From pv magazine USA
The China Nonferrous Metals Industry Association said last week that polysilicon prices touched US$45.47/kg (AU$66.25), before settling a bit lower. This is an increase of more than 600% from the low pricing of under US$7/kg (AU10.2/kg) seen in the second quarter of 2020.
It takes about 3 grams of raw polysilicon to create each watt of a solar panel, so a 400 W residential solar panel uses 1.2 kg of polysilicon. The largest panels – 700 W utility-scale modules – use 2.1 kg. The 700 W utility-scale panel contains US$90 of polysilicon.
Spot market prices are likely much higher than the prices being paid in long-term contracts. The cost of polysilicon inputs hasn’t risen nearly to the same heights, so companies that produce their own polysilicon are actually paying much less for their input costs. Multiple parties have suggested that the industry should see significant volumes of polysilicon manufacturing come online as the year ends, which would lead to decreases in pricing starting in 2023.
Clean Energy Associates (CEA), in its PV Price Forecasting Program Q2 2022 report, said “significant expansions among ingot and wafer suppliers are expected to create a competitive market scene when these suppliers can once again source lower-priced polysilicon.” It said that by the end of 2022, the world will have approximately 285 GW of polysilicon manufacturing capacity online.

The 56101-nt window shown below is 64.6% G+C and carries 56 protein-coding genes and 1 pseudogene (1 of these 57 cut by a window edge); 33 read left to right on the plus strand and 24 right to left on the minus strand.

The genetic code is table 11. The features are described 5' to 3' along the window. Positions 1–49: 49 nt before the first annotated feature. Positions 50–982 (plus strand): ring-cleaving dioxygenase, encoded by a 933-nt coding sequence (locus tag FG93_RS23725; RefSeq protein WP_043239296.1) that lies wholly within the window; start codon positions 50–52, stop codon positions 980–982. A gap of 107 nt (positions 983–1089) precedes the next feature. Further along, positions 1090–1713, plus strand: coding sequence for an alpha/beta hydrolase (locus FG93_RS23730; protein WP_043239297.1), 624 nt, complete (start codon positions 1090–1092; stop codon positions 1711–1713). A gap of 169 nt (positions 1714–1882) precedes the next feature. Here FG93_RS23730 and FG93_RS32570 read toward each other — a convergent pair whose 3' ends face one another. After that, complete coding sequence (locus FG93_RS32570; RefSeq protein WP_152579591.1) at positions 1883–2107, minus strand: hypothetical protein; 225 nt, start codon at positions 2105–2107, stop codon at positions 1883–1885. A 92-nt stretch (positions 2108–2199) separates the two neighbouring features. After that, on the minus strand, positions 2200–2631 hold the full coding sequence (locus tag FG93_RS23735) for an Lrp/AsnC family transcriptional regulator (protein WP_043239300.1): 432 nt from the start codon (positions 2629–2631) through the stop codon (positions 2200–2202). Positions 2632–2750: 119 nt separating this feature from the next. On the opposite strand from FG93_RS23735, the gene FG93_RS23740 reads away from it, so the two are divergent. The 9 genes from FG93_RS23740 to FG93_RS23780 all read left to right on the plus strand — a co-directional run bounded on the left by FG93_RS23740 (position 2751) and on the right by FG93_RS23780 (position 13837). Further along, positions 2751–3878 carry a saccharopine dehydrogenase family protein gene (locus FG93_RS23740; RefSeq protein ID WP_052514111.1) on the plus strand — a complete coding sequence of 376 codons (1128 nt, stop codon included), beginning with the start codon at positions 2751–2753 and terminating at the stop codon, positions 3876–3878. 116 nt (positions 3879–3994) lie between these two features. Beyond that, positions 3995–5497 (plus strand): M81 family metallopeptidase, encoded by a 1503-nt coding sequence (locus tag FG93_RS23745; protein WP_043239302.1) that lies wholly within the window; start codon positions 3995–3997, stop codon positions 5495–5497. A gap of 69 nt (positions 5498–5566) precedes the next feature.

While the executive preview version of the report does not share future polysilicon pricing, CEA does suggest that the average 2022 wafer pricing of US$0.13/W could fall by as much as 23% by the end of 2023. This implies that polysilicon pricing could fall by roughly US$10 per kg. BloombergNEF recently suggested that by the end of 2023, there will be enough polysilicon manufacturing facilities to supply 500 GW of solar modules.
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